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Past Shows

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How to Make a Flower Bomb

If you’ve got a couple of hours free this weekend, and don’t mind getting your hands a little dirty, here’s a fun project to try. Flower bombs are a mix of native plant seeds, some plant food, and some clay. It’s important that you always use native seeds. Start with a list of plants native to... read more »

Recording the Sounds of the Natural World

Gordon Hempton has spent his whole life recording the sounds of the natural world. But capturing intricate, immersive soundscapes is a challenge: Gordon has to keep entirely silent, sometimes for hours at a time. Tune in to the entire journey at birdnote.org/soundescapes.This show is made... read more »

American Robins Are Exceptional Singers

As singers go, American Robins are exceptional. They’re often the first birds to sing in the morning, and the last you’ll hear in the evening. While their average song strings fewer than a dozen short phrases together and lasts only a few seconds, robins sometimes sing for minutes without a pause... read more »

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Topics & Themes:  sound, vocalization

Bushtits

Weighing about as much as four paperclips, Bushtits are smaller than many hummingbirds. And they take full advantage of their diminutive size. While larger insect-eaters forage on the upper surfaces of leaves, Bushtits hang beneath them, plucking all the tiny insects and spiders hiding out of... read more »

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Topics & Themes:  nesting

The Secretarybird: Eagle on Stilts

The Secretarybird of sub-Saharan Africa looks like a slim eagle set on the long, slender legs of a crane. Secretarybirds can fly but prefer to hunt on foot, walking over 20 miles a day and dispatching their prey with powerful kicks of their taloned feet. read more »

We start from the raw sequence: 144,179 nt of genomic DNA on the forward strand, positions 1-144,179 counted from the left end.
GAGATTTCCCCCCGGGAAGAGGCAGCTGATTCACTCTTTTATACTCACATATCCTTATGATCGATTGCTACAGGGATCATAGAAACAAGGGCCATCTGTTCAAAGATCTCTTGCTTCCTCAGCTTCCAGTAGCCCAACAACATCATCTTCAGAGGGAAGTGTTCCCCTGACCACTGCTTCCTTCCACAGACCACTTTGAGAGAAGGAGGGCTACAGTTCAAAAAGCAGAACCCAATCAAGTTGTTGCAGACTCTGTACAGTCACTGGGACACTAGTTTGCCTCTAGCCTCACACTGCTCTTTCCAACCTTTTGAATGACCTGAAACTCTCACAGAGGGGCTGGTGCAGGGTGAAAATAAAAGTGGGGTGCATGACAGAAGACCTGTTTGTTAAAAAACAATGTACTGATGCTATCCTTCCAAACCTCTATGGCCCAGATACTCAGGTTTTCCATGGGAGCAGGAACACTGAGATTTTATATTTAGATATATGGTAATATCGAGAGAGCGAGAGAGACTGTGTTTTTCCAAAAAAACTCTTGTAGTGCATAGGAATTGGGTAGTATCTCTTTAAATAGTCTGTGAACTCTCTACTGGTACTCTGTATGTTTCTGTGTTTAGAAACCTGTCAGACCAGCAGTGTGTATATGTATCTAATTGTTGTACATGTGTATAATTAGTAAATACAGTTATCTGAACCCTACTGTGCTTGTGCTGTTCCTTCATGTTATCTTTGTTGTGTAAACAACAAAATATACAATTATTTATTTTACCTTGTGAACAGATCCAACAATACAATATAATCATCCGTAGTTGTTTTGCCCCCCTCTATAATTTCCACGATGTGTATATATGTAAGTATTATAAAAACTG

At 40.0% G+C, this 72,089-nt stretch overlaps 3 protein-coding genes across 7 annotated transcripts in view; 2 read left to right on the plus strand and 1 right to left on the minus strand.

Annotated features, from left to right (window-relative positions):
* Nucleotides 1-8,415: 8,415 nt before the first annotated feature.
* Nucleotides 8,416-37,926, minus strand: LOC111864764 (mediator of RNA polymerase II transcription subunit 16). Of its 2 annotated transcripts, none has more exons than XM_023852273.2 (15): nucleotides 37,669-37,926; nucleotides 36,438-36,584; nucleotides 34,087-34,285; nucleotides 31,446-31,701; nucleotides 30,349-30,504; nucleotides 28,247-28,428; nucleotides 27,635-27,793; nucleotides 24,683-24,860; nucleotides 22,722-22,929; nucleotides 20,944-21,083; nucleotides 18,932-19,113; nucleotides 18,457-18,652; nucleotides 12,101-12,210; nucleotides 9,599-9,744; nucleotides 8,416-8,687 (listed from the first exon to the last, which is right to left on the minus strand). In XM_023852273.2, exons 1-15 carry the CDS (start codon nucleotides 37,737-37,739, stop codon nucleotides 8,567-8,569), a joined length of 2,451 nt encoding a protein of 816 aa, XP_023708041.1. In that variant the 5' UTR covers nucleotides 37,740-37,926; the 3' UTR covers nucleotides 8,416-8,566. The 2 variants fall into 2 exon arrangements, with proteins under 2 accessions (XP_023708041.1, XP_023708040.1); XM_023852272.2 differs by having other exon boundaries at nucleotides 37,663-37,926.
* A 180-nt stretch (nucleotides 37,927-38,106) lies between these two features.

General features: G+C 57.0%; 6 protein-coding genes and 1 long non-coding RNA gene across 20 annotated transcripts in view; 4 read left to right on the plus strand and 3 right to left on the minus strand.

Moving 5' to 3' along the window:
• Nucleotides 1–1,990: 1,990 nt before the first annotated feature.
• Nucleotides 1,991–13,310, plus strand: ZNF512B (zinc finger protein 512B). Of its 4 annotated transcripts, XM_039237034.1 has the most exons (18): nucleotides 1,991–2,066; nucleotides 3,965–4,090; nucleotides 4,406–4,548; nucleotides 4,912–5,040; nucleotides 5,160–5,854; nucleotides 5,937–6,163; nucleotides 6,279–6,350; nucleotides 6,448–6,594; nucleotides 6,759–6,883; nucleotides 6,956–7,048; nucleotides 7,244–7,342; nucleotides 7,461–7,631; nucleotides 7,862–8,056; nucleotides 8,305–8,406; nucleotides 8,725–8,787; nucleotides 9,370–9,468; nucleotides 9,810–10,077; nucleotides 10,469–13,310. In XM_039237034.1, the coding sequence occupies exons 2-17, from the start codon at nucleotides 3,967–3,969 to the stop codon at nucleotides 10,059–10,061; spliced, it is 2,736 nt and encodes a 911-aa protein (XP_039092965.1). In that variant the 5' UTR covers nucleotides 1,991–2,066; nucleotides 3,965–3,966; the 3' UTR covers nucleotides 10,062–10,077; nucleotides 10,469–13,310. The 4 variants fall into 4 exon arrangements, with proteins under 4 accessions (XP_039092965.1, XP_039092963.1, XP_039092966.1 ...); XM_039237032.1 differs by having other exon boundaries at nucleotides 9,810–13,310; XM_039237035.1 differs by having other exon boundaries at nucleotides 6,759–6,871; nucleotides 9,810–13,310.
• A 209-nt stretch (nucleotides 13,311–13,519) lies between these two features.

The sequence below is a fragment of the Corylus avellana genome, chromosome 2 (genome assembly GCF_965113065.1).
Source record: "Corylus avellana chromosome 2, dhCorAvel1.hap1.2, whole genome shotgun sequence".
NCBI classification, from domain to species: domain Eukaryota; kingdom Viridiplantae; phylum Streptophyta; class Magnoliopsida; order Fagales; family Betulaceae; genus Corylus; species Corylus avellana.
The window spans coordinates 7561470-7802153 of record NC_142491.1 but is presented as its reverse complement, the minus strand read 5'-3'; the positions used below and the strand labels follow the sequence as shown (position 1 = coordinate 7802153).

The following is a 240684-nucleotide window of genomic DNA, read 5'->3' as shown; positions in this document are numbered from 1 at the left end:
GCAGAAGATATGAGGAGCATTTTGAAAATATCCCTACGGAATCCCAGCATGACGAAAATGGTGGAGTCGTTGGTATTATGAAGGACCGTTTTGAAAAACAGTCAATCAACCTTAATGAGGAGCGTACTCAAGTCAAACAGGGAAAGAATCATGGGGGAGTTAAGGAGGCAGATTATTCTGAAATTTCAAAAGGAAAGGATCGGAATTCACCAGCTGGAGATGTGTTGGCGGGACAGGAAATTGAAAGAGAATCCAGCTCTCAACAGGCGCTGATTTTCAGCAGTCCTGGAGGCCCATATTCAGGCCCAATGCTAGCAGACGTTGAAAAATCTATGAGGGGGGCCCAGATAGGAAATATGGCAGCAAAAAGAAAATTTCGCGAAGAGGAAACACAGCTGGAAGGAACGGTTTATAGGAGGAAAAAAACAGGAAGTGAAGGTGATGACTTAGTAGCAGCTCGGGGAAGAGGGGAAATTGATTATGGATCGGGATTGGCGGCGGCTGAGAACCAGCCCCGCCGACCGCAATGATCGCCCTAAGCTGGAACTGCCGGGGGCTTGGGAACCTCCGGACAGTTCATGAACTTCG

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Night Voices - Nightjars

As darkness descends on a May evening, the voices of many birds go quiet. But for some birds, especially those known as nightjars, the music is just beginning! An Eastern Whip-poor-will shouts out its name. The call of a Common Poorwill echoes across a canyon. A Common Pauraque calls from the... read more »

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Topics & Themes:  birdwatching by ear

The Bobolink's Remarkable Journey

As Bobolinks return to North America from the tropics each spring, they have good reason to sing with joy. The two-ounce birds have completed one of the longest migrations of any songbird: roughly 6,000 miles. read more »

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Topics & Themes:  migration

Barn Swallows - Splendor in the Back Yard

This lovely creature is a Barn Swallow - notice the rich colors! A genuine master of the air, the swallow swoops low along the ground at high speed, changing direction in the blink of an eye. This prodigy has flown all the way from South America, to offer - without fee - its services as a... read more »

RELATED
Topics & Themes:  plumage

One-Bird Symphony

To make their beautiful songs and calls, birds have different sound-making anatomy than people. Humans have a larynx at the top of our windpipe. Birds use a different organ, called the syrinx. Naturalist Kenn Kaufman and Dallas Taylor of the podcast Twenty Thousand Hertz explain. read more »

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Birdsongs near Home

Who's in the neighborhood today? It's amazing how many birds you can see – and hear – when you go for a walk. There's a towhee... and a Steller's Jay ... now, a junco ... There's the "tin trumpet" sound of this Red-breasted Nuthatch. And the Ruby-crowned Kinglet is warming up, all because it's... read more »

RELATED
Topics & Themes:  birdwatching

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